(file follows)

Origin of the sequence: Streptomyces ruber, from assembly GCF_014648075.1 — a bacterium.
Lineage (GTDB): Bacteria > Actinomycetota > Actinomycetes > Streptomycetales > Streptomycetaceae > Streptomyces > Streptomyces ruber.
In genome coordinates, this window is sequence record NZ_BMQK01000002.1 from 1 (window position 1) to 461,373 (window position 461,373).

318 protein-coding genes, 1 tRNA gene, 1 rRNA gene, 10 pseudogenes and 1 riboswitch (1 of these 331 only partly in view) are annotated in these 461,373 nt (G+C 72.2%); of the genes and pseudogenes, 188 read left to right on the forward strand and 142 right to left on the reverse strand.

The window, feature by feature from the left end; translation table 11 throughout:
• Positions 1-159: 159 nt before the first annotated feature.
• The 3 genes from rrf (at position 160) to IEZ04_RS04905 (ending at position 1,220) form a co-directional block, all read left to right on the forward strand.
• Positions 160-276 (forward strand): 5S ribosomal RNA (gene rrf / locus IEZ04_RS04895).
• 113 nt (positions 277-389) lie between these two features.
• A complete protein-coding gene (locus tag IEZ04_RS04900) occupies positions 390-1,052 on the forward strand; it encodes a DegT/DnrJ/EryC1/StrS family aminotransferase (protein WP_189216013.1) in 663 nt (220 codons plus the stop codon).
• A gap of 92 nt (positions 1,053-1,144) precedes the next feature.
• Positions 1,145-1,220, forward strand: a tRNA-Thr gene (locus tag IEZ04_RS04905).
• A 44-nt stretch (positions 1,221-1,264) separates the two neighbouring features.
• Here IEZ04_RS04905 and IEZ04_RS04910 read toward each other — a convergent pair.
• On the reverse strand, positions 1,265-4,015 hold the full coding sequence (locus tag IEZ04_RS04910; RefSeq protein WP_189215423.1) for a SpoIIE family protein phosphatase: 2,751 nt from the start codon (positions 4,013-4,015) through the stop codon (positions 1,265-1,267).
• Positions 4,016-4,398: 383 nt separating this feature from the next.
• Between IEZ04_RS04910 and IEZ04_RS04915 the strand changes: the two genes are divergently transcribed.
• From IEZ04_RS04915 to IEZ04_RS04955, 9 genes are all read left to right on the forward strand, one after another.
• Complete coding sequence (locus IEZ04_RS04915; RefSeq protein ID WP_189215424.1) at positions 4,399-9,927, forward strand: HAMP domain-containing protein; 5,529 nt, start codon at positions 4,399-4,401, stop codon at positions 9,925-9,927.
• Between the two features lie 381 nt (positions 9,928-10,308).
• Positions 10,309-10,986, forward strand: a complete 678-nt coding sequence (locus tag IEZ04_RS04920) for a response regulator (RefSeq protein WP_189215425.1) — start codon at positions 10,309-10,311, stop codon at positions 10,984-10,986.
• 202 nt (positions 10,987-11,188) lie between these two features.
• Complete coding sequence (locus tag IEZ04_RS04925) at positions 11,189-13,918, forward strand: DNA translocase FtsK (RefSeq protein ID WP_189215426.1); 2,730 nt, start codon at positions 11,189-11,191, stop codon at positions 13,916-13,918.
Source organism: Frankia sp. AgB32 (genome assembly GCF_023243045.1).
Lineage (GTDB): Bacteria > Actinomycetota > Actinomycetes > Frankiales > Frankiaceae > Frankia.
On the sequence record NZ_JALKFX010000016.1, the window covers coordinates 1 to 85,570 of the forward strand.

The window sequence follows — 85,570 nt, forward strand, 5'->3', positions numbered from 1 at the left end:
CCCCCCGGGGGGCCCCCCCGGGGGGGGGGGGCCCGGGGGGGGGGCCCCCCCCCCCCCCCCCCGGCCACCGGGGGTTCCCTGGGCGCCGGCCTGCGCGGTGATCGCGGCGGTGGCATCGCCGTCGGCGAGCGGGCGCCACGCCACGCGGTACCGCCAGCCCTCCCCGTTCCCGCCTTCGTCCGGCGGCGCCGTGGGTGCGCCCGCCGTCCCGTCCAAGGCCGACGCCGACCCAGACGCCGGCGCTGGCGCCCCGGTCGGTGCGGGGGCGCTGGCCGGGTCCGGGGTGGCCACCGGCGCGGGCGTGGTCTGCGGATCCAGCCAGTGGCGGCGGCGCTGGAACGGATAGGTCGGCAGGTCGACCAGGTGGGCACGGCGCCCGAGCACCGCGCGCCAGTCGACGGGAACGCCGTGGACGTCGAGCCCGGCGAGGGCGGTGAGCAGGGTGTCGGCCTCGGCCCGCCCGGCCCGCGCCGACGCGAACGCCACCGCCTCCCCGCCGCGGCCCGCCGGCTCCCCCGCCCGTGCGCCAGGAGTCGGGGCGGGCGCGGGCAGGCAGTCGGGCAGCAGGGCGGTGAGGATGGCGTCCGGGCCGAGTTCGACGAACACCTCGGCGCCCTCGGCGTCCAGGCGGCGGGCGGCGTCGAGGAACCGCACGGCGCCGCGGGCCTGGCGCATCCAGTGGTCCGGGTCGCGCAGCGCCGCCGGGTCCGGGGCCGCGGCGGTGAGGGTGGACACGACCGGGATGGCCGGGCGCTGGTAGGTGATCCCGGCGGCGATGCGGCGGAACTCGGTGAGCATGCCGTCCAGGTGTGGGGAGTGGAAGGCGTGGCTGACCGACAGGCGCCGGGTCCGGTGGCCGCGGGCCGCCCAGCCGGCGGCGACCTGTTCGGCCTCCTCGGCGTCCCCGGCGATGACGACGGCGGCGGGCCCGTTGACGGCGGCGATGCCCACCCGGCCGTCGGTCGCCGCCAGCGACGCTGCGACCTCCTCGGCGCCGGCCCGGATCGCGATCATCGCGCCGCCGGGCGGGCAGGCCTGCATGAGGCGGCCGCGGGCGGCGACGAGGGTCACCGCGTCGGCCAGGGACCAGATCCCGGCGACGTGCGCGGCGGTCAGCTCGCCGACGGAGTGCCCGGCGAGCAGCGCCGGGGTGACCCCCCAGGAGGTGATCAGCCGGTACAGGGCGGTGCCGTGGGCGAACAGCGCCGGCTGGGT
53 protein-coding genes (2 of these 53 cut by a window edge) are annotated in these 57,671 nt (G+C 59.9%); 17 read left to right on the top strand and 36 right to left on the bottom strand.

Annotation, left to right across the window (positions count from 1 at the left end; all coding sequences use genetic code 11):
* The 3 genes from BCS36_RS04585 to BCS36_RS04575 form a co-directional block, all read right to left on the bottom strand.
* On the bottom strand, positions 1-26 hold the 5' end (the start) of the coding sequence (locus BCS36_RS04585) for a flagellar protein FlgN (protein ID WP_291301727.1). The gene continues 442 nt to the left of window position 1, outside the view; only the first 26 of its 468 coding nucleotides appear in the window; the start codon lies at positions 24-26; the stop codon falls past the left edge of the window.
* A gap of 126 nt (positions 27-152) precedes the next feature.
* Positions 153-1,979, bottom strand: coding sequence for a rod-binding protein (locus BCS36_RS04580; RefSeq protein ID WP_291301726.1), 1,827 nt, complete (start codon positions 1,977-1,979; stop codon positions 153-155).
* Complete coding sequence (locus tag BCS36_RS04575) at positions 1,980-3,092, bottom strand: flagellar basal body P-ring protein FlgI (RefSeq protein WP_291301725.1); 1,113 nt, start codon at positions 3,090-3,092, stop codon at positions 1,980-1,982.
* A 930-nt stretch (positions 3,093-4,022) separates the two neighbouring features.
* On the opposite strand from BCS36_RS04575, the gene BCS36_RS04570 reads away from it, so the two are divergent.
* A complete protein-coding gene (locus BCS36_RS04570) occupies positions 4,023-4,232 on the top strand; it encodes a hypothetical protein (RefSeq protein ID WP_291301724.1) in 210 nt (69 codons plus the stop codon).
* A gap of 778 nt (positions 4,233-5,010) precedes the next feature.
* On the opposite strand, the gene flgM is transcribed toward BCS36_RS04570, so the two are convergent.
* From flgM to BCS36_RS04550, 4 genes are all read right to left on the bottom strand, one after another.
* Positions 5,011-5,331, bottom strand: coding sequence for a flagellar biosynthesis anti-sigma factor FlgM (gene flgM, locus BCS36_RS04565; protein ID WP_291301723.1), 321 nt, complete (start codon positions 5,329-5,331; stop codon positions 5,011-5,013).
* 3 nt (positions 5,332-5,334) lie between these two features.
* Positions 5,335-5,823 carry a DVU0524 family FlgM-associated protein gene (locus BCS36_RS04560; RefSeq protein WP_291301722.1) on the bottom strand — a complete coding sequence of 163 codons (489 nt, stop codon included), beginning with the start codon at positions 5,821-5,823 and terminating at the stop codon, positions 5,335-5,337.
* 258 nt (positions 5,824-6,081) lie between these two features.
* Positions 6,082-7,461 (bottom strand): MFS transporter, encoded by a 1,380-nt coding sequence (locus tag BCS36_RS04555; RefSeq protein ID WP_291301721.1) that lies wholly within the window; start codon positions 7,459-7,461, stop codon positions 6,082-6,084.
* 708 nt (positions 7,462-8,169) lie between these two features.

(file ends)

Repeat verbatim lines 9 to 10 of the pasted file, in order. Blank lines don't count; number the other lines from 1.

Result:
• 113 nt (positions 277-389) lie between these two features.
• A complete protein-coding gene (locus tag IEZ04_RS04900) occupies positions 390-1,052 on the forward strand; it encodes a DegT/DnrJ/EryC1/StrS family aminotransferase (protein WP_189216013.1) in 663 nt (220 codons plus the stop codon).